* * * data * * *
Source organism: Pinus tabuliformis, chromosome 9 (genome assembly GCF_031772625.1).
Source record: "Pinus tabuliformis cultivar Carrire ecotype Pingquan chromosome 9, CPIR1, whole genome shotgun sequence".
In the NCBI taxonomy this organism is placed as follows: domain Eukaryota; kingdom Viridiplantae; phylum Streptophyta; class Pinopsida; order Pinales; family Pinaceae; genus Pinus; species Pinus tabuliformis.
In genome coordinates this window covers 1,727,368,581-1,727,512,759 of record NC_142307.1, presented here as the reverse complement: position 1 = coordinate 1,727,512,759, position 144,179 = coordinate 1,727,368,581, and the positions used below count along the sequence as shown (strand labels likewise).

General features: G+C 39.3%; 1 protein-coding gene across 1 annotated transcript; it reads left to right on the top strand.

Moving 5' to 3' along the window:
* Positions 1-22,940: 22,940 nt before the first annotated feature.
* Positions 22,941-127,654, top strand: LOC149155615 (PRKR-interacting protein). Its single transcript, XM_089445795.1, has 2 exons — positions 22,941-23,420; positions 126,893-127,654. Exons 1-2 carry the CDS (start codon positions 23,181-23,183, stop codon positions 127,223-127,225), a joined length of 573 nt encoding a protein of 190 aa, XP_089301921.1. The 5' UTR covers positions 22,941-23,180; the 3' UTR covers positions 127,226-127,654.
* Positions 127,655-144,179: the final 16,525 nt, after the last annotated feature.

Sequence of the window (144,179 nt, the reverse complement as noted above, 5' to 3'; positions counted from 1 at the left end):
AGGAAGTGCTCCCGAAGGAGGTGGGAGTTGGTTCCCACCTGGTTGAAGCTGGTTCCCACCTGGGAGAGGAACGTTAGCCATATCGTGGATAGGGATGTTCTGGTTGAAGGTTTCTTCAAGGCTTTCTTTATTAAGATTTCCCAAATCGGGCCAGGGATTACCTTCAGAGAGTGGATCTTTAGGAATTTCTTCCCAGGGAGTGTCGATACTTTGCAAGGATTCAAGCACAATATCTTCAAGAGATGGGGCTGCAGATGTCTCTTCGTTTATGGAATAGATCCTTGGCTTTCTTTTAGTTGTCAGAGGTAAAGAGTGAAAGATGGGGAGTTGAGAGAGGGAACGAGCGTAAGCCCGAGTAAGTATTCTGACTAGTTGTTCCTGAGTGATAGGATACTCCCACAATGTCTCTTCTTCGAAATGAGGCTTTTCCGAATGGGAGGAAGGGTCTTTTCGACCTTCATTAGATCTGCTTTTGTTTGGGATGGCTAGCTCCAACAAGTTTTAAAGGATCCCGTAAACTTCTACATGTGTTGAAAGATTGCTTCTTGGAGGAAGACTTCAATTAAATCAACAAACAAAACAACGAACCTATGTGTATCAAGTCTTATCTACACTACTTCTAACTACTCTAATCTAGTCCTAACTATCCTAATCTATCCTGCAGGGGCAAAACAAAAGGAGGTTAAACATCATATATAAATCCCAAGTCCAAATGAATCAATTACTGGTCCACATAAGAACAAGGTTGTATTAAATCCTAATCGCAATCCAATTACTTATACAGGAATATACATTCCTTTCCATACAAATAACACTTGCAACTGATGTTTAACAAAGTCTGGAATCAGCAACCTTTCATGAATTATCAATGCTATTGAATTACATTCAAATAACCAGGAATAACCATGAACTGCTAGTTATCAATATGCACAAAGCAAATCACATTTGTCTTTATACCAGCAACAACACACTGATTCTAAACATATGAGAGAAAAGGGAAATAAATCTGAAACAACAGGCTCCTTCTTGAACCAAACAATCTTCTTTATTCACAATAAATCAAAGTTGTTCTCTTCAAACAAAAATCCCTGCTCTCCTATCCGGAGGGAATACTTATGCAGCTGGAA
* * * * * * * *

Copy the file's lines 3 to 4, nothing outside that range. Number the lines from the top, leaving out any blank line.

In the NCBI taxonomy this organism is placed as follows: domain Eukaryota; kingdom Viridiplantae; phylum Streptophyta; class Pinopsida; order Pinales; family Pinaceae; genus Pinus; species Pinus tabuliformis.
In genome coordinates this window covers 1,727,368,581-1,727,512,759 of record NC_142307.1, presented here as the reverse complement: position 1 = coordinate 1,727,512,759, position 144,179 = coordinate 1,727,368,581, and the positions used below count along the sequence as shown (strand labels likewise).